One of the apparently simplest materials, iron, has been touted as being the key to solving one of our biggest and most complex problems - rising levels of atmospheric carbon dioxide, the greenhouse gas that is forcing rising average temperatures across the globe and pushing potentially debilitating climate change on us. Iron lies at the heart of a geo-engineering scheme first discussed in the early 1990s around the time I was starting out as a science journalist.

At the time, there was much ongoing debate about whether it could be used to "seed" the oceans, trigger gigantic algal blooms and stimulate photosynthesis to soak up vast quantities of carbon dioxide, which would then be entrenched as the microbial plant life died and sank to the ocean floor. To my lowly chemist's brain it sounded far-fetched. Surely, the amount of iron needed would be enormous, would require fossil fuel energy to process and transport it and even if it could stimulate algal growth the carbon-rich biomass would not actually be locked away at depth, but enter the food chain and be released once more into the atmosphere on quite a short timescale? But, what did I know?

Well my suspicions have been vindicated it seems by Daniel Harrison of the University of Sydney Institute of Marine Science, New South Wales, Australia, who has sat down and carried out a fully comprehensive analysis of all the various factors involved in the carbon equations. He has taken into account the direct impact of iron seeding in terms of the efficiency of spreading the iron, the impact it will most likely have on new algal growth on the requisite chlorophyll-poor regions of the oceans, the tonnage of carbon dioxide per square kilometer of ocean surface that will be actually absorbed and compared these figures to the hypothetical values that have been suggested by advocates of the approach over the last couple of decades.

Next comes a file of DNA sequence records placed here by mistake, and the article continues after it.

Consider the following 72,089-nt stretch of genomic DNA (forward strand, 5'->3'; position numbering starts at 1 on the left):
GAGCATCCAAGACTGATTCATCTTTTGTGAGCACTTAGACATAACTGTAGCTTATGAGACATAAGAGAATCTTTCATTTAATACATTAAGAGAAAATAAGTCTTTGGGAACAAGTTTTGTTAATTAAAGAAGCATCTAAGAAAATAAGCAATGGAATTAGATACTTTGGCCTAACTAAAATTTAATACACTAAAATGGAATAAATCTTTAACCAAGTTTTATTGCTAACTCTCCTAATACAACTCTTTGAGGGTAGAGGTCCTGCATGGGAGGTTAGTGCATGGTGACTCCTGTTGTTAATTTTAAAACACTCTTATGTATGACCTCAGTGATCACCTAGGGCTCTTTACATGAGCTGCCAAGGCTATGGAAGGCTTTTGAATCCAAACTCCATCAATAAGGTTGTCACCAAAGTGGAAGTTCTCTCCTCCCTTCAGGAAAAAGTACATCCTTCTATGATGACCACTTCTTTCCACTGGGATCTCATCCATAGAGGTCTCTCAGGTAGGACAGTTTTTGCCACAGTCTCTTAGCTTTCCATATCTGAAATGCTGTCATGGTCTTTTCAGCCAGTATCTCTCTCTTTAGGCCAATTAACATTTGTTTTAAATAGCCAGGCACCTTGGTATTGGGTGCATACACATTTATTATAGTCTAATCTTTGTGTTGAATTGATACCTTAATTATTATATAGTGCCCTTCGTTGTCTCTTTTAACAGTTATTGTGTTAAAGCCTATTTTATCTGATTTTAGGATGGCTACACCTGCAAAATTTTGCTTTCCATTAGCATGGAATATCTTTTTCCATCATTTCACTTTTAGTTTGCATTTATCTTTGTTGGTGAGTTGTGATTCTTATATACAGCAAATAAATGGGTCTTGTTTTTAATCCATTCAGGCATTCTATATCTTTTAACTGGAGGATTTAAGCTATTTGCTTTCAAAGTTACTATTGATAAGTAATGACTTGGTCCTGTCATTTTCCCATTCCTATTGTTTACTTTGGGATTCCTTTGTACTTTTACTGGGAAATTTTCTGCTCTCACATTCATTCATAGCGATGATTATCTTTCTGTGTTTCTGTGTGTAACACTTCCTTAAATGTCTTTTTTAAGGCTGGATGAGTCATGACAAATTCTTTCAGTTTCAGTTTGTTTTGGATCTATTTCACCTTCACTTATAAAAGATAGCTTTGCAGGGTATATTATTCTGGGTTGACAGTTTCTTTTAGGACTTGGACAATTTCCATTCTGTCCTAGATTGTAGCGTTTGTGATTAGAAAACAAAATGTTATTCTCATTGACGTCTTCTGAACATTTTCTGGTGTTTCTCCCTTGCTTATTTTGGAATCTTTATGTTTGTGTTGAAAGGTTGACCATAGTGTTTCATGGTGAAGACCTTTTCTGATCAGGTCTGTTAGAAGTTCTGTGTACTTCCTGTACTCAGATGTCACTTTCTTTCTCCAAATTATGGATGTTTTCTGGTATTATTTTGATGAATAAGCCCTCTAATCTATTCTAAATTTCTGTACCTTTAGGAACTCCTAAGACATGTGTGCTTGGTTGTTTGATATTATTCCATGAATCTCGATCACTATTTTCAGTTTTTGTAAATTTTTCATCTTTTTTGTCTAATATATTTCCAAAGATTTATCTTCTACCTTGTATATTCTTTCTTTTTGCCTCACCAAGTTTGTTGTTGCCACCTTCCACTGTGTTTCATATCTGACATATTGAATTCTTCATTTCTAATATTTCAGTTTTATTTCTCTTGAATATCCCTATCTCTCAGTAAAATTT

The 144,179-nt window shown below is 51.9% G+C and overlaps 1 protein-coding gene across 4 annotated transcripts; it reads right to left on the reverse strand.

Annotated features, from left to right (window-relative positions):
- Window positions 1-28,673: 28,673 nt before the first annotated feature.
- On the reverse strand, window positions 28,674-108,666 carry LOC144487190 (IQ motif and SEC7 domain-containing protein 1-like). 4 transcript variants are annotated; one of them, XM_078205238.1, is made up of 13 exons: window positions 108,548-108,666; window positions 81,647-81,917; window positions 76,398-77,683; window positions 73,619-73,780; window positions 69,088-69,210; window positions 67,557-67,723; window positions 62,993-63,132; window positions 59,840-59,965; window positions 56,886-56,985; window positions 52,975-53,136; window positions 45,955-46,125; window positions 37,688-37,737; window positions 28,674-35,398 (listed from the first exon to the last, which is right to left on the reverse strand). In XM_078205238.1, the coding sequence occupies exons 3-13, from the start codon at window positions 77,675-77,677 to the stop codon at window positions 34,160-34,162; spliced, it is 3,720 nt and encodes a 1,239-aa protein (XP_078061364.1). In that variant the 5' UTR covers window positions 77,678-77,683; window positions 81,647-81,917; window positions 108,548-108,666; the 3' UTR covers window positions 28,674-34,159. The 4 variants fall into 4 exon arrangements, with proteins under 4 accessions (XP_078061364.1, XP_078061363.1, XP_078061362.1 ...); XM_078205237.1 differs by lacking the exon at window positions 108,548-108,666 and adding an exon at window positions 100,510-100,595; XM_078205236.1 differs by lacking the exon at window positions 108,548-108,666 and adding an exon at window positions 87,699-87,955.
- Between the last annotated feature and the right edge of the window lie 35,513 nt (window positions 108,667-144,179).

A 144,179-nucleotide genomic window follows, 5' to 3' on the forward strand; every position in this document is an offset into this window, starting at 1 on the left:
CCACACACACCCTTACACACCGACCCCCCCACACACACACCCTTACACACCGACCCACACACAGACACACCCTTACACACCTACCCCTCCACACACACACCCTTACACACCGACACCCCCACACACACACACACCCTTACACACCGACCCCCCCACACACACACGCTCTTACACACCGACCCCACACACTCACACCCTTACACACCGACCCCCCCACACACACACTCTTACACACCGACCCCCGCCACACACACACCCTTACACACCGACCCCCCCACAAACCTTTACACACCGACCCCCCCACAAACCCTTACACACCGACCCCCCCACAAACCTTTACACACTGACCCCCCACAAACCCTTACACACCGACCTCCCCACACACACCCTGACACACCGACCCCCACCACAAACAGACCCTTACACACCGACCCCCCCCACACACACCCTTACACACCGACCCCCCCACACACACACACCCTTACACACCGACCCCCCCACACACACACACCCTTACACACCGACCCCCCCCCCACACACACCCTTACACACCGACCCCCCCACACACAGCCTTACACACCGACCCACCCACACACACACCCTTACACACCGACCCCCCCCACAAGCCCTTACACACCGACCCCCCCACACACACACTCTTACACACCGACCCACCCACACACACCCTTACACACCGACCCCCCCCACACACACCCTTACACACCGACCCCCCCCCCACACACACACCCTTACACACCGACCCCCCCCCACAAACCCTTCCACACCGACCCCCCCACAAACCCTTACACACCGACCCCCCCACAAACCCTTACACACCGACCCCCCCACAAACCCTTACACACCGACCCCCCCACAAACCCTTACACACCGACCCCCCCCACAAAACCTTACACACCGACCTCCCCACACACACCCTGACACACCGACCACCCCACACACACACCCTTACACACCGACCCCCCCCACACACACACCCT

"If society wishes to limit the contribution of anthropogenic carbon dioxide to global warming then the need to find economical methods of carbon dioxide sequestration is now urgent," Harrison says. His new calculations take into account not only the carbon dioxide that will be certainly be sequestered permanently to the deep ocean but also subtracts the many losses due to ventilation, nutrient stealing, greenhouse gas production and the carbon dioxide emitted by the burning of fossil fuels to produce the iron salts and to power their transportation and distribution at sea.

What it boils down to is that a single ocean iron fertilization will result in a net sequestration of about 10 tonnes of carbon per square kilometer sequestered for approximately one century and that this will cost almost US$5000 for that same area. "Previous estimates of cost fail to recognize the economic challenge of distributing low concentrations of iron over large areas of the ocean surface and the subsequent loss processes that result in only a small net storage of carbon per square kilometer fertilized," explains Harrison.

Others have addressed the maximum possible contribution by modeling various seeding scenarios and the figure that emerges is a sequestration of about 1 billion tonnes of carbon. However, Harrison points out that those calculations do not take into account the losses he discusses.

Moreover, the true limitation of the approach will be the macro-nutrients present in any given region of the oceans, once they are exhausted no amount of iron seeding will make that region bloom. "Under ideal conditions the cost could be lowered and the efficiency increased but the availability of ideal conditions will be small," Harrison concludes.

"A method for estimating the cost to sequester carbon dioxide by delivering iron to the ocean" in Int. J. of Global Warming, 2013, in press.

David Bradley blogs at and tweets @sciencebase, he is author of the popular science book "Deceived Wisdom".